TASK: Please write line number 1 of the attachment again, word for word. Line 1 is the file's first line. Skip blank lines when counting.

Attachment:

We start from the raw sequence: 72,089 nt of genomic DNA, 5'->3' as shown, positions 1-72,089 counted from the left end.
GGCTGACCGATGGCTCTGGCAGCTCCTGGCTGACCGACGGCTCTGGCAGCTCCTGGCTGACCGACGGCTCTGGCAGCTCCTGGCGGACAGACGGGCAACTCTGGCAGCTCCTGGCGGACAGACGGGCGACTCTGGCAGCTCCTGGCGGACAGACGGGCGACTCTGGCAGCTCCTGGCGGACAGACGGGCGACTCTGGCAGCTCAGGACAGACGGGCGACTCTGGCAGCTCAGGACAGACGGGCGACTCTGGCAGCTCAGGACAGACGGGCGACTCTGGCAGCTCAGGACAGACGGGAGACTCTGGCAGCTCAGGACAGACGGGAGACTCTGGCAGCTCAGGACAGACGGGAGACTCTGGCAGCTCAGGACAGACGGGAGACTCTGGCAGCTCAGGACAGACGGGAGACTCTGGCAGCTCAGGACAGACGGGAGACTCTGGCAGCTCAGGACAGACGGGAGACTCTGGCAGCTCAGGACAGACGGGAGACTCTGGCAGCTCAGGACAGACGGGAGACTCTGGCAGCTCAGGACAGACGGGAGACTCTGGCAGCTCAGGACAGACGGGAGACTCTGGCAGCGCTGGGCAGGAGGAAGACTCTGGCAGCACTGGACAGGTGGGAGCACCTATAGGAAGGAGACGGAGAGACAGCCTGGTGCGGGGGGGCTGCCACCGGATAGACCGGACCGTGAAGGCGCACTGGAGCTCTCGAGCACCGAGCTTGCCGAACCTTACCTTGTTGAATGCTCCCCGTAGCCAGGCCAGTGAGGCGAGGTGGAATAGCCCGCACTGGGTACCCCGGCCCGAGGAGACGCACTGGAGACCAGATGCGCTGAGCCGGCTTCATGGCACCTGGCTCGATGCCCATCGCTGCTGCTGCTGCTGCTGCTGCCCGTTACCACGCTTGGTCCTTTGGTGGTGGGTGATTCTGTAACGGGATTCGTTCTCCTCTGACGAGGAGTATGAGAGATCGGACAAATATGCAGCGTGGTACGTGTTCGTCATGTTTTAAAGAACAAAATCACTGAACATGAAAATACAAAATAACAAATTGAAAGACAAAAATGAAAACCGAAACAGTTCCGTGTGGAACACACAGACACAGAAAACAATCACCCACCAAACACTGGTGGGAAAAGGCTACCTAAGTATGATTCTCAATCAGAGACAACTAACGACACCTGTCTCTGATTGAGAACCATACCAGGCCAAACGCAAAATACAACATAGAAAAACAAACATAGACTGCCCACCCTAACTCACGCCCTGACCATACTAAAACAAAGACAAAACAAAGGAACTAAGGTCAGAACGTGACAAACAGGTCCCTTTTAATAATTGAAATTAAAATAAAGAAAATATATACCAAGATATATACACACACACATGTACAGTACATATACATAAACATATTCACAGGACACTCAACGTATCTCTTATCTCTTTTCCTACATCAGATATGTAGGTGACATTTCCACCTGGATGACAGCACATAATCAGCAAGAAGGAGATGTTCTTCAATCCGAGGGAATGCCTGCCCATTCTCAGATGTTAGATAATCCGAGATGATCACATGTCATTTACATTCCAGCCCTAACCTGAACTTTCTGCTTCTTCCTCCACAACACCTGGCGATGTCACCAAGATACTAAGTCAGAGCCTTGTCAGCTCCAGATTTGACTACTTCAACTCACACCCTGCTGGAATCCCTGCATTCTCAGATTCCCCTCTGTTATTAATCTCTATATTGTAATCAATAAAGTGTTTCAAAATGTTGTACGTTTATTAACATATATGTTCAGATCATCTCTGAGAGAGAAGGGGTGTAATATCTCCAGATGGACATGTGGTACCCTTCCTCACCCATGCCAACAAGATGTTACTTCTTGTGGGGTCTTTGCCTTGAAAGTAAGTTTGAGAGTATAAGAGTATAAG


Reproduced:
We start from the raw sequence: 72,089 nt of genomic DNA, 5'->3' as shown, positions 1-72,089 counted from the left end.